Notably, since Wisconsin is not negotiating these agreements directly, their parameters are dictated by the other party’s generosity—or lack thereof. Wisconsin will exempt any personal service income to the extent that it is exempted or credited for Wisconsin residents in the other state. If one state chooses only to exempt Wisconsin residents’ wages and salaries, then Wisconsin will do likewise; if they also exempt commissions and fees, Wisconsin follows.
Indiana’s law is the broadest and serves as a good representative of the type. It has been interpreted to apply not only to reciprocal policies of other states, but also to reverse tax credits (discussed later). It reads:
The tax imposed by IC 6-3-2 on the adjusted gross income derived from sources within the state of Indiana by persons who are nonresidents of this state, shall not be payable if the laws of the state or territory of residence of such persons, at the time such adjusted gross income was earned in this state, contained a reciprocal provision by which residents of this state were exempted from taxes imposed by such state on income earned in such state.
Maryland and Virginia, both of which have bilateral agreements with multiple states, also have a commuter provision that reciprocally exempts nonresident commuters from income tax. Such policies could be implemented in any state, but Maryland and Virginia drew them up with the District of Columbia in mind. The federal district is not permitted to tax nonresident income, meaning that Washington, D.C., cannot tax a Virginia-domiciled employee regardless of Virginia law. The Maryland and Virginia commuter agreements with D.C., however, stipulate that these states will tax their own residents when they commute to work in the District and will exempt D.C. residents from tax if they commute into their respective states.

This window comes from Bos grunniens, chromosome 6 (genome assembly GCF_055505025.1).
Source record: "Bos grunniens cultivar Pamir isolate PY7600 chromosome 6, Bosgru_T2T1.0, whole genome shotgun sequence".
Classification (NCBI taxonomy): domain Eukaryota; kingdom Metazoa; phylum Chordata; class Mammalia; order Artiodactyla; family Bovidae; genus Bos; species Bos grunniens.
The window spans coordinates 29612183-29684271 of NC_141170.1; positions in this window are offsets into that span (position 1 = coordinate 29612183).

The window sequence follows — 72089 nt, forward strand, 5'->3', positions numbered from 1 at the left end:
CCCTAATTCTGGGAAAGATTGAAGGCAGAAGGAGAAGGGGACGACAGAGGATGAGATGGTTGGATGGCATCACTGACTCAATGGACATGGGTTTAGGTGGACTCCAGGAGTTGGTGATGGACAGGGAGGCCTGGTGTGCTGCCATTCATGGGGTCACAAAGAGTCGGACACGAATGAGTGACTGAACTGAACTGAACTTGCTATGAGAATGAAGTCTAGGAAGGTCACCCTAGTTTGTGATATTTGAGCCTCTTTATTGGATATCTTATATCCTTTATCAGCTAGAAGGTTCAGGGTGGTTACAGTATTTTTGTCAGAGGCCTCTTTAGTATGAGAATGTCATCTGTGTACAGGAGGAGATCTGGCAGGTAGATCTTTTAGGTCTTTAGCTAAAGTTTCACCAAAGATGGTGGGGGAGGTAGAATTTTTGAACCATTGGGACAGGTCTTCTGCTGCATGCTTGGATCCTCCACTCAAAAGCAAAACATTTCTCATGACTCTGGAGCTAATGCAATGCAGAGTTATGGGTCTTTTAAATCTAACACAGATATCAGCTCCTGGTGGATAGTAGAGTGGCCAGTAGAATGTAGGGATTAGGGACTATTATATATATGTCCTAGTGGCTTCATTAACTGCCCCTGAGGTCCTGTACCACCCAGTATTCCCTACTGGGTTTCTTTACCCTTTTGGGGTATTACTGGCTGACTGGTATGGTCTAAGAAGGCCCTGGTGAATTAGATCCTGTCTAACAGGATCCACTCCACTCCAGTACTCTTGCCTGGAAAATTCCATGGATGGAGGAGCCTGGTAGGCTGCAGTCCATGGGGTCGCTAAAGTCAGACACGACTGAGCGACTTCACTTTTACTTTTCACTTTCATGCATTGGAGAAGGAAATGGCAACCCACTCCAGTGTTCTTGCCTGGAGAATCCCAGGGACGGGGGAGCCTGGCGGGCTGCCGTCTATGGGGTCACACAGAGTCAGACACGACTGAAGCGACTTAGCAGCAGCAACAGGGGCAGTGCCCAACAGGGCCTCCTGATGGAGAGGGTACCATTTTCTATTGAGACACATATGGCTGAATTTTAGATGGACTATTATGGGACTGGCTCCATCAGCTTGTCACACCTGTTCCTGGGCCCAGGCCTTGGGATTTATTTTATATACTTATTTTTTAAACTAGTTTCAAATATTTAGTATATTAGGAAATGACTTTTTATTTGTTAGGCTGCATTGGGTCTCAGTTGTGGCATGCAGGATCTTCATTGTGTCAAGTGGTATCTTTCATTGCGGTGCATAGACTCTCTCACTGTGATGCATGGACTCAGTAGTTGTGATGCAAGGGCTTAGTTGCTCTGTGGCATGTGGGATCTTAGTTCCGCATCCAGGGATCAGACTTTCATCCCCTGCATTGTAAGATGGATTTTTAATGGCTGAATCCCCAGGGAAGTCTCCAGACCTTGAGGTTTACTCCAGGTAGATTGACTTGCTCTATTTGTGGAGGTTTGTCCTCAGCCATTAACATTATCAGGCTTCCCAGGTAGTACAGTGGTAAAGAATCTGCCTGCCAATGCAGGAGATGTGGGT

When an Arizona resident works in California, instead of Arizona providing a credit for taxes paid in California—up to the amount she would have paid on that income in Arizona—she pays Arizona taxes on the income and California provides a credit for taxes paid to Arizona. Because California taxes are higher than Arizona’s, she will still pay a residual amount to California, meaning she still has to file in and pay to two states, and that she is subject to the higher of the rates. If instead the two states participated in a reciprocity agreement, she would pay Arizona’s lower rate on income earned in both Arizona and California, with California forgoing taxes on the nonresident income. This, of course, obviates the need for Arizona to provide a credit.
We do not regard honoring or entering into reverse credit arrangements as a form of income tax reciprocity, which some other sources tend (inconsistently) to do. We disregard these arrangements because the benefit of the reverse credit system accrues largely to the resident’s state, and not to the resident. Arizona, in this example, generates tax revenue on income earned by a resident even when she works in select other states. But while the resident’s out-of-state tax burden may be commensurately reduced, it is not necessarily eliminated.
This approach may have certain points in its favor compared to traditional credits for taxes paid to other states, as the taxpayer will benefit more from the services provided by the domiciliary state. It is not, however, a solution to being required to file in multiple states or keep track of commuting days, and if the nonresident state has a higher effective tax rate than the domiciliary state, reverse credits do not shield taxpayers from those higher taxes. Arizona, California, Indiana, Oregon, and Virginia all respect reverse tax credits, though not universally; Indiana, for instance, withdrew recognition of California’s reverse credit and does not interact with Virginia’s willingness to recognize one.
|Illinois||Bilateral Agreement||35 ILCS 5/302(b)|
|Indiana||Unilateral Offer||Ind. Code Ann. § 6-3-5-1|
|Iowa||Bilateral Agreement||Iowa Code Ann. § 422.8(5)|
|Kentucky||Bilateral Agreement||KRS 141.070(2)|